of the following requirements are met:
A. a court of competent jurisdiction has, during the lifetime of the father, made
an order of filiation declaring paternity or the mother and father of the child have
executed an acknowledgment of paternity pursuant to section four thousand one hundred
thirty-five-b of the public health law, which has been filed with the registrar of
the district in which the birth certificate has been filed or;
B. the father of the child has signed an instrument acknowledging paternity, provided
(i) such instrument is acknowledged or executed or proved in the form required to
entitle a deed to be recorded in the presence of one or more witnesses and acknowledged
by such witness or witnesses, in either case, before a notary public or other officer
authorized to take proof of deeds and
(ii) such instrument is filed within sixty days from the making thereof with the putative
father registry established by the state department of social services pursuant to
section three hundred seventy-two-c of the social services law, as added by chapter
six hundred sixty-five of the laws of nineteen hundred seventy-six and
(iii) the department of social services shall, within seven days of the filing of
the instrument, send written notice by registered mail to the mother and other legal
guardian of such child, notifying them that an acknowledgment of paternity instrument
acknowledged or executed by such father has been duly filed or;
C. paternity has been established by clear and convincing evidence, which may include,
but is not limited to: (i) evidence derived from a genetic marker test; or (ii) evidence
that the father openly and notoriously acknowledged the child as his own, however
nothing in this section regarding genetic marker tests shall be construed to expand
or limit the current application of subdivision four of section forty-two hundred
ten of the public health law.
Justin may not be considered the child of the NH under EPTL §§ 4-1.2(a)(2)(A) and
Under EPTL § 4-1.2(a)(2)(A), there is no court order of filiation declaring the NH
the father of Justin. Nor had Yaneth and the NH executed an acknowledgment of paternity.
And, under EPTL § 4-1.2(a)(2)(B), there is no evidence that the NH executed a statement
acknowledging that he is the father of Justin.
Finally, under EPTL § 4-1.2(a)(2)(C), there is no genetic marker evidence establishing
paternity. But, we believe that there is open and notorious acknowledgment by the
NH that Justin was his son. A finding regarding the “open and notorious” prong of
the New York statute is a factual one. To constitute an “open and notorious” acknowledgment
of paternity, the father’s acknowledgement does not need to be universal. See Thomas o/b/o N.T. v. Astrue, 674 F. Supp 2d 507 (S.D.N.Y. 2009), citing In re Davis, 812 N.Y.S.2d 543, 546 (2d Dep’t 2006). Rather, acknowledgment of paternity in the
community where the child lives is sufficient. Thomas o/b/o N.T. v. Astrue at 5525-26; Matter of Anne R. v. Estate of Francis C., 651 N.Y.S.2d 539 (2d Dep’t 1996). Courts have found that a father’s acknowledgement
of the child as his own to family members and/or friends satisfies the statutory requirement
that he openly and notoriously acknowledge the child as his own.
In Matter of the of Estate T~, 769 N.Y.S.2d 863,865 (Sur. Ct., Madison County, 2003), decedant died about seven
months before the child’s birth. Decedent’s mother, sister, and grandmother testified
that shortly after decedent learned that his girlfriend was pregnant, he acknowledged
to them that he could be the father. Several weeks later, decedent and his girlfriend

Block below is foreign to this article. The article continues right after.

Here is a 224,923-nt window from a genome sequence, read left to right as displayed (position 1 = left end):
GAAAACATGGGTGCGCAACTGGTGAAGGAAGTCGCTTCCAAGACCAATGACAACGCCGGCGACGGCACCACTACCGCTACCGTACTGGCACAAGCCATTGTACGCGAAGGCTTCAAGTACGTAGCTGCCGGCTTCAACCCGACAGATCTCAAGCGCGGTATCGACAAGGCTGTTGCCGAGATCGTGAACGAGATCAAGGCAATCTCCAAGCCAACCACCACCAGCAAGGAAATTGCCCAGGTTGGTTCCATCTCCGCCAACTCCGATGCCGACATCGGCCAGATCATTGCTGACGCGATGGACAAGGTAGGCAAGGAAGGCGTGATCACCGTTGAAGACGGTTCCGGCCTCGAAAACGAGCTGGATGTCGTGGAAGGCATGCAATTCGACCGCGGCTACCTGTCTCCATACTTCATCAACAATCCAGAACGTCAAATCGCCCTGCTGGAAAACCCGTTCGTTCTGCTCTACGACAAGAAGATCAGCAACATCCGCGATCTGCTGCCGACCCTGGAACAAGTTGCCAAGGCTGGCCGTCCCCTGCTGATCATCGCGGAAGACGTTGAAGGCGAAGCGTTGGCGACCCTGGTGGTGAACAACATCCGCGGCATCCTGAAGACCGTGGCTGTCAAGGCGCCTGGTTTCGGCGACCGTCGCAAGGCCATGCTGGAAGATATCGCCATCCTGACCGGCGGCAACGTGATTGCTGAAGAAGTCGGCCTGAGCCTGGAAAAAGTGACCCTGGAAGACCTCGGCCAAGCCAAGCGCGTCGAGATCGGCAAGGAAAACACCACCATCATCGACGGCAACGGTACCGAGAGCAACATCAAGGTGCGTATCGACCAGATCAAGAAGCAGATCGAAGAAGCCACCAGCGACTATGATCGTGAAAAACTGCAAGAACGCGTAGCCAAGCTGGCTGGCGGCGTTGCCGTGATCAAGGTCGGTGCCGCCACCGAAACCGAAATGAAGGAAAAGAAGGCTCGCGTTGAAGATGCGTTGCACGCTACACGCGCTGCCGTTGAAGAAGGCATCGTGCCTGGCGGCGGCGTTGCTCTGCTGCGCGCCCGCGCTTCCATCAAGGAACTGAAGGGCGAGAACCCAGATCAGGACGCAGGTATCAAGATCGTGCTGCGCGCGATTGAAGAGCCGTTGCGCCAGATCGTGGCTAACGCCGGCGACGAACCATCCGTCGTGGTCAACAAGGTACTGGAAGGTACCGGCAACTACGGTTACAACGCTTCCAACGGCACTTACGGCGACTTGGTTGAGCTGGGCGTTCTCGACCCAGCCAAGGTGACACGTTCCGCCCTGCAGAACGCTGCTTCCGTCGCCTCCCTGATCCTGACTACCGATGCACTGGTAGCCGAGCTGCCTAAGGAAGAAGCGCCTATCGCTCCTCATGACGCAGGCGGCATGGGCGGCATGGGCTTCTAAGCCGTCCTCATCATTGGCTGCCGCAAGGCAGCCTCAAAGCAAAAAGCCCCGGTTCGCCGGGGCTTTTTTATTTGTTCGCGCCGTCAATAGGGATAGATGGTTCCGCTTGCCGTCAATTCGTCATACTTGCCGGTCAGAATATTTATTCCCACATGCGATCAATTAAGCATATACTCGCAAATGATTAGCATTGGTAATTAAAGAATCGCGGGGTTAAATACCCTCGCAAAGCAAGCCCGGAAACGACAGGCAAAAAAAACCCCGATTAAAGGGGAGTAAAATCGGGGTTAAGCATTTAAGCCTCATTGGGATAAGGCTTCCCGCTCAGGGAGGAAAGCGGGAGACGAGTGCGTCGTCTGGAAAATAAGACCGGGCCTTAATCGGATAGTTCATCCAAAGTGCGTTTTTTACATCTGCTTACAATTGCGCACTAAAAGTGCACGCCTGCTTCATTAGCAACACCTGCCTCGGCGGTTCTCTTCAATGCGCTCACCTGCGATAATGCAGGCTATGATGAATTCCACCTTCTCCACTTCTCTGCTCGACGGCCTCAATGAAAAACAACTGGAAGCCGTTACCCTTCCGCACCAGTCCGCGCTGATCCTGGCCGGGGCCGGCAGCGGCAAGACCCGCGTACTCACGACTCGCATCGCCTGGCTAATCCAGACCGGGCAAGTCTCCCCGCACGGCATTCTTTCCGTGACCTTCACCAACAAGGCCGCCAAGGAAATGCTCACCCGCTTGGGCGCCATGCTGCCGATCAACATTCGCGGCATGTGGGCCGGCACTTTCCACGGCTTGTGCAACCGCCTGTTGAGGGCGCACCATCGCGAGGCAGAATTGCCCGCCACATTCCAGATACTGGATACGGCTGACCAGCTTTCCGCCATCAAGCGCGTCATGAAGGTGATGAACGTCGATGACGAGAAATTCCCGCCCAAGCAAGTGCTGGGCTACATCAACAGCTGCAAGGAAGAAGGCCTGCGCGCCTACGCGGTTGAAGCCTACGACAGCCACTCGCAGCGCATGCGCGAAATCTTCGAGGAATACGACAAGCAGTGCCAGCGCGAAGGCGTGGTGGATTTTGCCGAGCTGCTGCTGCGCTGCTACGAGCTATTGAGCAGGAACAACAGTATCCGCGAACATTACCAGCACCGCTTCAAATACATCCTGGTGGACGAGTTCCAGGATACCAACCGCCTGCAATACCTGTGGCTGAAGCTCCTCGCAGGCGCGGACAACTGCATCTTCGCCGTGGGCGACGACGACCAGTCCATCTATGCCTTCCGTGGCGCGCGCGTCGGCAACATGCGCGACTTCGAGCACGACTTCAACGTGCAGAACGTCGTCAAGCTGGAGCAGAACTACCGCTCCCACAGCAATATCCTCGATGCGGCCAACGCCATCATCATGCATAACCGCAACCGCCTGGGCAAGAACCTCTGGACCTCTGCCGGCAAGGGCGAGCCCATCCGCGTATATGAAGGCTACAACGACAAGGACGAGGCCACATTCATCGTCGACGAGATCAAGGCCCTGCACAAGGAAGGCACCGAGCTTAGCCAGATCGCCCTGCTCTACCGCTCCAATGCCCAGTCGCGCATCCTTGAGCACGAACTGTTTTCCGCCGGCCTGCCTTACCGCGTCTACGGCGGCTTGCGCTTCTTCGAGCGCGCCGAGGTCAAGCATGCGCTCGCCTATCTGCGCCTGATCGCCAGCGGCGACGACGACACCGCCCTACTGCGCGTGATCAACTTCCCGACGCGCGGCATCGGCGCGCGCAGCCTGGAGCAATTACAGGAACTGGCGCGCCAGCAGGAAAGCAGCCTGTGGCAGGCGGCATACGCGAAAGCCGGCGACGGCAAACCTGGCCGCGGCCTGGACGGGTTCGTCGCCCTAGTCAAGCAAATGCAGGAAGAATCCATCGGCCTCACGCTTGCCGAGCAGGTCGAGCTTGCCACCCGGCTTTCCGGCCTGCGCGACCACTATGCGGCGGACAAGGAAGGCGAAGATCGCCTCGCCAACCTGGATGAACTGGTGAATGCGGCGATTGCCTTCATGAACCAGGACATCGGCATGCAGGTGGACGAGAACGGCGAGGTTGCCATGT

made visits to the decedent’s mother’s home and to his girlfriend’s aunt’s home and
announced that they were going to have a baby. The court found that “the decedent
did all that he might reasonably be expected to do to openly and notoriously acknowledge
that he was the father of the child that would ultimately be born to [his girlfriend].”
Id. See also Thomas o/b/o N.T. v. Astrue, 674 F. Supp 2d at 526 (notarized statements from two of decedent’s siblings stating
that he acknowledged the child as his own constituted evidence to support open and
notorious acknowledgment); Seaton v. County of Suffolk, 912 N.Y.S.2d 289(2d Dept. 2010)(affidavit from decedent’s friend stating that decedent
had, shortly before his death, advised him that the child’s mother was pregnant with
his child, was sufficient to establish open and notorious acknowledgment); Matter of P~, 851 N.Y.S.2d 254, 264-65 (2d Dept 2008) (evidence, which included affidavits of
several acquaintances of the decedant attesting that decedent openly acknowledged
paternity, provided evidence that he openly and notoriously acknowledged paternity);
In re Estate of F~, 803 N.Y.S.2d 380, 384 (Sur. Ct., Bronx County, 2005)(decedent’s acknowledgment of
the children as his own to both the petitioner’s mother and sister, and to his own
mother and sister constituted open and notorious acknowledgment); In re Estate of K~, 793 N.Y.S.3d 710 (Sur. Ct., Rockland County, 2004) (decedent’s acknowledgment of
his paternity to the child’s mother, his mother, and his brother constituted open
and notorious acknowledgment); and Tumminia v. Savattere, 654 N.Y.S.2d 676 (2d Dep’t 1997) (affidavits from friends and relatives established
that decedent had openly and notoriously acknowledged paternity). Cf. In the Matter of D~, 812 N.Y.S.2d 543, 546 (2d Dep’t 2006) (affidavit of decedent’s friend describing
a “private” conversation, in which decedent acknowledged paternity, was not evidence
of open and notorious acknowledgment); and Matter of G~, 2002 WL 377024 (Sur. Ct., N.Y. County, 2002) (putative father’s acknowledgment of
paternity in confidence to child’s mother and one friend did not constitute open and
Based on the caselaw described above, a New York court would likely find that the
notarized statements from the NH’s mother and two siblings constituted an open and
notorious acknowledgment of paternity. Additionally, the Report of Contact prepared
by an SSA employee, K. , notes that the NH’s mother was present at the interview with
Yaneth and confirmed that the NH told family members that Yaneth was pregnant with
his child. Accordingly, we believe that Justin can establish that he is the child
of the NH under EPTL 4-1.2(a)(2)(C).
A New York court would likely find that the NH openly and notoriously acknowledged
that he is the father of Justin, and therefore, he could inherit the NH’s personal
property as his child under New York’s intestacy law. Therefore, it is our opinion
that Justin is entitled to survivor benefits on the NH’s account.
Mary Ann Sloan
Acting Regional Chief Counsel
Assistant Regional Counsel